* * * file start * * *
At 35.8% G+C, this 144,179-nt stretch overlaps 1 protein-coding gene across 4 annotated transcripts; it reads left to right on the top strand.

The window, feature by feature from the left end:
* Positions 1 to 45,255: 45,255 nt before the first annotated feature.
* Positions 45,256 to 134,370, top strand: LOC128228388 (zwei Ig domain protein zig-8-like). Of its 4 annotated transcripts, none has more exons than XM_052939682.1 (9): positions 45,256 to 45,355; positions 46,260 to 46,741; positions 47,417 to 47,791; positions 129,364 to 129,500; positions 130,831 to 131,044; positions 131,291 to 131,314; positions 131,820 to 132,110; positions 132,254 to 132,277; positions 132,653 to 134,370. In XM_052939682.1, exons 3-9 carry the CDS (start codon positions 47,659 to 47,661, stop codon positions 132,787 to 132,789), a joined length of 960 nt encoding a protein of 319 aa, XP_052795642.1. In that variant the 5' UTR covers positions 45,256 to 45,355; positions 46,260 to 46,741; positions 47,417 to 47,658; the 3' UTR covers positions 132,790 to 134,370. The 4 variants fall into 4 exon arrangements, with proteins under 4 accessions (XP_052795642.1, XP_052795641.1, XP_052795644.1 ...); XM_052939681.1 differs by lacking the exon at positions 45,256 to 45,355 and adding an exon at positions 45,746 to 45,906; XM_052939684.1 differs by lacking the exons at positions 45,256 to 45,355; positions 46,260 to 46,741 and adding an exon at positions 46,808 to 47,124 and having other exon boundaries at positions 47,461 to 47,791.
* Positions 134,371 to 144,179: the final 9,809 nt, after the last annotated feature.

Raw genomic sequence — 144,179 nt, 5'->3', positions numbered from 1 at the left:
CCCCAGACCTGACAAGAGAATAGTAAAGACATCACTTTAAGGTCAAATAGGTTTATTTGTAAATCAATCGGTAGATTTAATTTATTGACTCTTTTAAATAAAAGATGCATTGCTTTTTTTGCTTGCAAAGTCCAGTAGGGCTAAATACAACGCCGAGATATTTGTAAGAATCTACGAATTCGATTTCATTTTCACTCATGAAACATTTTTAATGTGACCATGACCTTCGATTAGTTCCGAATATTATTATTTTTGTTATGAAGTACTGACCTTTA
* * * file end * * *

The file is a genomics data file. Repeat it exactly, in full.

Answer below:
At 35.8% G+C, this 144,179-nt stretch overlaps 1 protein-coding gene across 4 annotated transcripts; it reads left to right on the top strand.

The window, feature by feature from the left end:
* Positions 1 to 45,255: 45,255 nt before the first annotated feature.
* Positions 45,256 to 134,370, top strand: LOC128228388 (zwei Ig domain protein zig-8-like). Of its 4 annotated transcripts, none has more exons than XM_052939682.1 (9): positions 45,256 to 45,355; positions 46,260 to 46,741; positions 47,417 to 47,791; positions 129,364 to 129,500; positions 130,831 to 131,044; positions 131,291 to 131,314; positions 131,820 to 132,110; positions 132,254 to 132,277; positions 132,653 to 134,370. In XM_052939682.1, exons 3-9 carry the CDS (start codon positions 47,659 to 47,661, stop codon positions 132,787 to 132,789), a joined length of 960 nt encoding a protein of 319 aa, XP_052795642.1. In that variant the 5' UTR covers positions 45,256 to 45,355; positions 46,260 to 46,741; positions 47,417 to 47,658; the 3' UTR covers positions 132,790 to 134,370. The 4 variants fall into 4 exon arrangements, with proteins under 4 accessions (XP_052795642.1, XP_052795641.1, XP_052795644.1 ...); XM_052939681.1 differs by lacking the exon at positions 45,256 to 45,355 and adding an exon at positions 45,746 to 45,906; XM_052939684.1 differs by lacking the exons at positions 45,256 to 45,355; positions 46,260 to 46,741 and adding an exon at positions 46,808 to 47,124 and having other exon boundaries at positions 47,461 to 47,791.
* Positions 134,371 to 144,179: the final 9,809 nt, after the last annotated feature.

Raw genomic sequence — 144,179 nt, 5'->3', positions numbered from 1 at the left:
CCCCAGACCTGACAAGAGAATAGTAAAGACATCACTTTAAGGTCAAATAGGTTTATTTGTAAATCAATCGGTAGATTTAATTTATTGACTCTTTTAAATAAAAGATGCATTGCTTTTTTTGCTTGCAAAGTCCAGTAGGGCTAAATACAACGCCGAGATATTTGTAAGAATCTACGAATTCGATTTCATTTTCACTCATGAAACATTTTTAATGTGACCATGACCTTCGATTAGTTCCGAATATTATTATTTTTGTTATGAAGTACTGACCTTTA